First Year Seminar Courses (FYSM) 2021-22

First-year seminar (FYSM) courses are small classes (usually with 30 students) designed to give students the opportunity to discuss and research topics of interest in a core subject area. Most university students are in their third or fourth year of study before they have the opportunity to take seminar courses. As a Carleton University Bachelor of Arts (BA) student, you are provided with this experience at the first-year level through enrolment in your First-Year Seminar.

Fall 2021 Courses

Fiona Robinson

Are you a Feminist?
Understanding Feminism in Contemporary Politics

FYSM 1611 A
Instructor: Fiona Robinson

What does it mean to be a feminist? Justin Trudeau has proclaimed that he is a proud feminist. Beyoncé is also a feminist. But are their feminisms the same? What does it mean to be a feminist? How does feminism relate to other ideas and movements in politics? This course will examine the politics of contemporary feminism, using examples from Canada and around the world.

Power, Liberty and Public Policy

FYSM 1611 B
Instructor: Alina Sayfutdinova

With political polarization fastly becoming the defining issue of our time, there is a pressing need to generate a more precise understanding of government actions and the intentions that determine such actions. In this class, we will develop an in-depth understanding of what public policy is and why we sometimes justify government involvement in solving social problems.

This course will explore many of the paradoxes inherent in public policy research by focusing on the highly controversial topics that inspire today’s most meaningful public debates, such as gun ownership, policing /prisons, healthcare (child care etc.), social assistance and environmental issues (pipelines).

photo of Taylor Green

Technology and Democracy

FYSM 1611 C
Instructor: Taylor Green

In this class, by first discussing what democracy means, we investigate the role technology plays in our democracy. From social media and biotechnology to artificial intelligence and cryptocurrency, we look at what our current relationship is to technology and examine potential impacts on democratic politics. Whether technology directly influences our politics is a question to be interrogated throughout the course.

Winter 2022 Courses

Politics on Netflix

FYSM 1611 A
Instuctor: Mira Sucharov

Grab your popcorn and prepare to be immersed in the political and social world of Netflix! In this first-year seminar, we will examine an array of issues of contemporary and historical relevance by watching and analyzing current film and television offerings. Closer to the time of rollout, Prof. Sucharov will select a dozen movies or shows on Netflix that illustrate particular socio-political dynamics. Sometimes these themes are intentional and overt; other times it will be up to us to spot them. Themes to be discussed might include electoral politics, gender and sexuality, race and racial justice, policing, doping in sports, politics and the media, animal rights, mass incarceration, and international conflict.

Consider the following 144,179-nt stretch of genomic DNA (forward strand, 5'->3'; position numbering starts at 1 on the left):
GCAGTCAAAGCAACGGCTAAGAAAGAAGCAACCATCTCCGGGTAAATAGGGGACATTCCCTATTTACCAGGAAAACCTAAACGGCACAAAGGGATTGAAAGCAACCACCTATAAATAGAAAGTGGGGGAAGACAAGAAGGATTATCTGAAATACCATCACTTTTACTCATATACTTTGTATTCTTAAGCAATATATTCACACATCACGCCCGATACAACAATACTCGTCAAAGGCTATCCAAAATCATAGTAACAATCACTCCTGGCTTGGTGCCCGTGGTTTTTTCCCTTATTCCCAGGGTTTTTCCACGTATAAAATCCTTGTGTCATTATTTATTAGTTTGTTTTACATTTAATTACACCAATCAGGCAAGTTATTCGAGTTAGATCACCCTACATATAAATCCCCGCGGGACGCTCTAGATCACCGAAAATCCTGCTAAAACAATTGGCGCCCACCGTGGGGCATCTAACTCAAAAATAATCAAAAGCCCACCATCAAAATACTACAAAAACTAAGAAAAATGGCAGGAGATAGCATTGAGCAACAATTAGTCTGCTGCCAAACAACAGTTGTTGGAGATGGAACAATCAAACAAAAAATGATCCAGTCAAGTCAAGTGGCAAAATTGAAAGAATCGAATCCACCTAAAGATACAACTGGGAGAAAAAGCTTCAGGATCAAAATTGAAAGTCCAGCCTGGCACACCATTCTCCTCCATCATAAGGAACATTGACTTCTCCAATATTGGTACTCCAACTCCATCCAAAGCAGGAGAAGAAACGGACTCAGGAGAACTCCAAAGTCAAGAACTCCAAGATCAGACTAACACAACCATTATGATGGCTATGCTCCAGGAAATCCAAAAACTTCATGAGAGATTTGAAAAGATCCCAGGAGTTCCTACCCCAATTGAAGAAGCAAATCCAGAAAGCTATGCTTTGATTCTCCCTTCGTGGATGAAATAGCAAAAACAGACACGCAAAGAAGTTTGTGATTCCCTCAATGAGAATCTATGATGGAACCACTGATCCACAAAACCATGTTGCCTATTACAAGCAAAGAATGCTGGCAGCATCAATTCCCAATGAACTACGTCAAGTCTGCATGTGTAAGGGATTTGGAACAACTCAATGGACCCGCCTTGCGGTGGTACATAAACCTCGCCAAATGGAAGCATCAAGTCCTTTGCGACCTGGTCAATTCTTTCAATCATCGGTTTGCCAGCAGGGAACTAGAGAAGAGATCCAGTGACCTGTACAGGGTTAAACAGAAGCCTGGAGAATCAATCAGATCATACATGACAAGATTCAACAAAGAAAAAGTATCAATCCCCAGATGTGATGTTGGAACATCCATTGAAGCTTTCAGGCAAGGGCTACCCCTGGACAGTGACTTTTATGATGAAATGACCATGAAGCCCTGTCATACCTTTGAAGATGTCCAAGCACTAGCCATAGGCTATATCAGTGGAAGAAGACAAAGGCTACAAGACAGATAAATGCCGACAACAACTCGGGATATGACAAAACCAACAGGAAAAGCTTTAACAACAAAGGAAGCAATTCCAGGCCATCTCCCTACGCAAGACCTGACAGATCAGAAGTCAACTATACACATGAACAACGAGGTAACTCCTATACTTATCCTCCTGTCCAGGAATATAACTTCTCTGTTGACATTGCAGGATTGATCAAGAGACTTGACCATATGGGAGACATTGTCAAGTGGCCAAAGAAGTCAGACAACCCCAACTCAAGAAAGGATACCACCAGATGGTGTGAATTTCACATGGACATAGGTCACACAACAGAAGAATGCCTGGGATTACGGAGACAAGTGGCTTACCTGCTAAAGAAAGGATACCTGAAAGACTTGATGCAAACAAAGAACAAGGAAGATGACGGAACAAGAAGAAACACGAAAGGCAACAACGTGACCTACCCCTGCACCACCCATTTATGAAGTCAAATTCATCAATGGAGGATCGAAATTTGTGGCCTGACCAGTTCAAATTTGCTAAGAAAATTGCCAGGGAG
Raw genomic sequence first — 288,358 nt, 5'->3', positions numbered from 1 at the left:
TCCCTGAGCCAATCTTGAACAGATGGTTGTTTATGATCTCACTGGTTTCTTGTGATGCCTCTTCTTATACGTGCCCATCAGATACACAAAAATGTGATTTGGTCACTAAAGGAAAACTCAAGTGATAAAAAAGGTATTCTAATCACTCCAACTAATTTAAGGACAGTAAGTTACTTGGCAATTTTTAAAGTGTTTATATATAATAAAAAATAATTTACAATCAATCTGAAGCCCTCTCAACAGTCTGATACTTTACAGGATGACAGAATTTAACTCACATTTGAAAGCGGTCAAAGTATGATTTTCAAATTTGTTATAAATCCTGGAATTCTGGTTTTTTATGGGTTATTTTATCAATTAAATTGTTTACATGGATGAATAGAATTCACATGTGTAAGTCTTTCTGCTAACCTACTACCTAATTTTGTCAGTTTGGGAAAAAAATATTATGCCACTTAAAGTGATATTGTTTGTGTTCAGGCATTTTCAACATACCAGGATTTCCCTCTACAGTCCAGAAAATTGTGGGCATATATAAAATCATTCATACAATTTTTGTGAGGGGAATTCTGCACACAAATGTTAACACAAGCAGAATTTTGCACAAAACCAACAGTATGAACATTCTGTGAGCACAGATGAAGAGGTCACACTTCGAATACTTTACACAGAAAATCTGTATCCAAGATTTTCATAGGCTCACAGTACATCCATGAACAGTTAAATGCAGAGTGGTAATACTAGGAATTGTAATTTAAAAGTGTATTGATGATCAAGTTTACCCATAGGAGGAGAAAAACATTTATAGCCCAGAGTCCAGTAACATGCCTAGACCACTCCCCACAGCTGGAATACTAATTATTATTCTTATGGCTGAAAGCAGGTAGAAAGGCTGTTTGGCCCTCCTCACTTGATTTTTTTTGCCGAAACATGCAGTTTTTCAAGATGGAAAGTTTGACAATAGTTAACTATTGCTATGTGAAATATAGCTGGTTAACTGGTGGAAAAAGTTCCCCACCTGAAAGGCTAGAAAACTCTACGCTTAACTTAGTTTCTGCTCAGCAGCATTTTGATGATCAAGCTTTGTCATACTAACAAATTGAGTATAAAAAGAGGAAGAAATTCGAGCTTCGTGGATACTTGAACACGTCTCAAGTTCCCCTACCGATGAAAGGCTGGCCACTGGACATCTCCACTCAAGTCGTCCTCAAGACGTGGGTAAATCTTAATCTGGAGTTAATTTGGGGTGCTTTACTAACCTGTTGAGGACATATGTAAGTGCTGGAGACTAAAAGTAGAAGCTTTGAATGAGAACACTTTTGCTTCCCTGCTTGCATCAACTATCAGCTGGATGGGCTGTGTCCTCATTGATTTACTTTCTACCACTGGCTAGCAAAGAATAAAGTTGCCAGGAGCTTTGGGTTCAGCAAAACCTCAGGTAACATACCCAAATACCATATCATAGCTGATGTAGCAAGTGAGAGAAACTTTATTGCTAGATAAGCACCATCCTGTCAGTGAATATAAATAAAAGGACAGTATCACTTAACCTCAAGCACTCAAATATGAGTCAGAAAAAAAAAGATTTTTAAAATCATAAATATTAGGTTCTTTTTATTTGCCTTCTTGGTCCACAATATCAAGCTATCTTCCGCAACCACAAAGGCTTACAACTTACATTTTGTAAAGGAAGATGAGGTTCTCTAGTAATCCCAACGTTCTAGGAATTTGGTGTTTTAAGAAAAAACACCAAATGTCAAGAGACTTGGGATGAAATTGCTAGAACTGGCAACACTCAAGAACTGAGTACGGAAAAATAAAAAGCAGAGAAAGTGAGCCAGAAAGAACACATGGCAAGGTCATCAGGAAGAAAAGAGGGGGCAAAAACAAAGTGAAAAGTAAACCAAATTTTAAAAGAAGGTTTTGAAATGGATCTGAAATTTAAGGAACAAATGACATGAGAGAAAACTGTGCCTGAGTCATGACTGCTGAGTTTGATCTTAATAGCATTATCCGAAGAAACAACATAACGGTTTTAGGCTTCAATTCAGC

photo of Louise Cockram

Canadian Parliamentary Politics

FYSM 1611 B
Instructor:  Louise Cockram

Parliament is the theatre of Canadian democracy. Through watching question period or committee proceedings we have a window into the debates that affect our lives as Canadians. Yet, Parliament is often derided by media commentators and political scientists as ineffectual and hopelessly partisan. How do we make sense of Parliament as an essential, yet flawed, part of Canadian democracy? In FYSM 1611B we will explore key debates on parliamentary politics in Canada, such as (but not limited to):
– Does Parliament do an effective job at scrutinizing government decisions?
– Should Senators be elected rather than appointed?
– How can MPs meaningfully represent their constituents in the House of Commons?
– Is there too much party discipline in the House of Commons?
– How well has Parliament adapted to virtual sittings during the COVID-19 pandemic?

Erin Tolley

Gender, Race and Political Exclusion

FYSM 1611 C
Instructor: Erin Tolley

Political discourse frequently invokes the perspective of the “median voter” or “universal man,” and democratic institutions are presented as fair, objective, and neutral. This course questions these assumptions, dissecting the ways in which the political playing field is uneven. We will look at how gender and race shape legislation, public policy, and institutions and thereby influence political opportunities and outcomes. Students will be challenged to think critically about political inclusion (and exclusion) and to apply this lens to historical and current events. An emphasis will be placed on academic skills development, including active class participation, focused reading, and writing in several genres.